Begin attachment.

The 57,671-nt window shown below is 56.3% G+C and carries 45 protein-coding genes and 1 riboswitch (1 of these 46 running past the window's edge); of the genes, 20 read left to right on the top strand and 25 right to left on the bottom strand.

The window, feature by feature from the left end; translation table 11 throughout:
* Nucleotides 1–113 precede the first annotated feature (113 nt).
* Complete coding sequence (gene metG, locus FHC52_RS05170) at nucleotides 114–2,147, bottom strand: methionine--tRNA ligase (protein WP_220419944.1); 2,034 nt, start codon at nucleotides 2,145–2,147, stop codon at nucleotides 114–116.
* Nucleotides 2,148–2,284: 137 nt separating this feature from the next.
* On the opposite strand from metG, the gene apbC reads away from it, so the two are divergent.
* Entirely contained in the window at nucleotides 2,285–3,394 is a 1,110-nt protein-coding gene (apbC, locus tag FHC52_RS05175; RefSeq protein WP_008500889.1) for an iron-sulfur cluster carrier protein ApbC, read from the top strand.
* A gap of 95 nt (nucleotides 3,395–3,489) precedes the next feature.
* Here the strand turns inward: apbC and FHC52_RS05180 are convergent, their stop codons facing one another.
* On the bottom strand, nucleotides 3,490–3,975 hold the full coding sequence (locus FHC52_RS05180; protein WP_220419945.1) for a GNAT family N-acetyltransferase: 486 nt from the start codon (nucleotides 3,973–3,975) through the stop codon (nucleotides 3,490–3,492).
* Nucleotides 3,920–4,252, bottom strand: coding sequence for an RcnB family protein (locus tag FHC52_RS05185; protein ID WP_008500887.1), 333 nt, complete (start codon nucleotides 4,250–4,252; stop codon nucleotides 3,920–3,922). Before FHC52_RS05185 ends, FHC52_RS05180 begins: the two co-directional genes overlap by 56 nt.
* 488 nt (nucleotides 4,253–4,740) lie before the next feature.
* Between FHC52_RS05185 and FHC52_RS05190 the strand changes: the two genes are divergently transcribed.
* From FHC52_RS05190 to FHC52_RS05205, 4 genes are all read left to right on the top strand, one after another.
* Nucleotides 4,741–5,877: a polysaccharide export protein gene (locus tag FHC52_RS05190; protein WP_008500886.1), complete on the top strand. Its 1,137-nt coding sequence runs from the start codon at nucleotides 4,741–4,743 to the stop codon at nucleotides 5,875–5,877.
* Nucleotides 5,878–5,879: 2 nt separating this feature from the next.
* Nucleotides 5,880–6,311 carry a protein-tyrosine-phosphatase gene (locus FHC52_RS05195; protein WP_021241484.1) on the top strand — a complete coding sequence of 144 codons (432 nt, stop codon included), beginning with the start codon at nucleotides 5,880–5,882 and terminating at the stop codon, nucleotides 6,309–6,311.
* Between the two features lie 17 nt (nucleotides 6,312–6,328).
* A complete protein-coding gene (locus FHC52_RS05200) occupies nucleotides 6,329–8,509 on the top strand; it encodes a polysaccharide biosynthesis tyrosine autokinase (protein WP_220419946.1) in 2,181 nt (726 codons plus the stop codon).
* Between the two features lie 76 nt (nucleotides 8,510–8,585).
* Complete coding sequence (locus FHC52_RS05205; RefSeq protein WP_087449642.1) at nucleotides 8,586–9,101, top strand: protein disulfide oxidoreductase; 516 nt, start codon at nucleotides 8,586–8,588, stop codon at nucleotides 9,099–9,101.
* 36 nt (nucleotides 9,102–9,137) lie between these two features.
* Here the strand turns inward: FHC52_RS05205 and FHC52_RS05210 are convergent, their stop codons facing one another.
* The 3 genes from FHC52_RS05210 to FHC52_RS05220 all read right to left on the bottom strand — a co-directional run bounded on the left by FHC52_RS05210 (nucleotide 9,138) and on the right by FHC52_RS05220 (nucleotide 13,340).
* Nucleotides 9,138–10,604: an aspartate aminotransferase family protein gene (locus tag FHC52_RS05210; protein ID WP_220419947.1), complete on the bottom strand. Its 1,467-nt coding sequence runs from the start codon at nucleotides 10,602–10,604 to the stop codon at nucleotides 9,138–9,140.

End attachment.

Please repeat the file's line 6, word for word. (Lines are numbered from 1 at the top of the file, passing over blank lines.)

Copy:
* On the opposite strand from metG, the gene apbC reads away from it, so the two are divergent.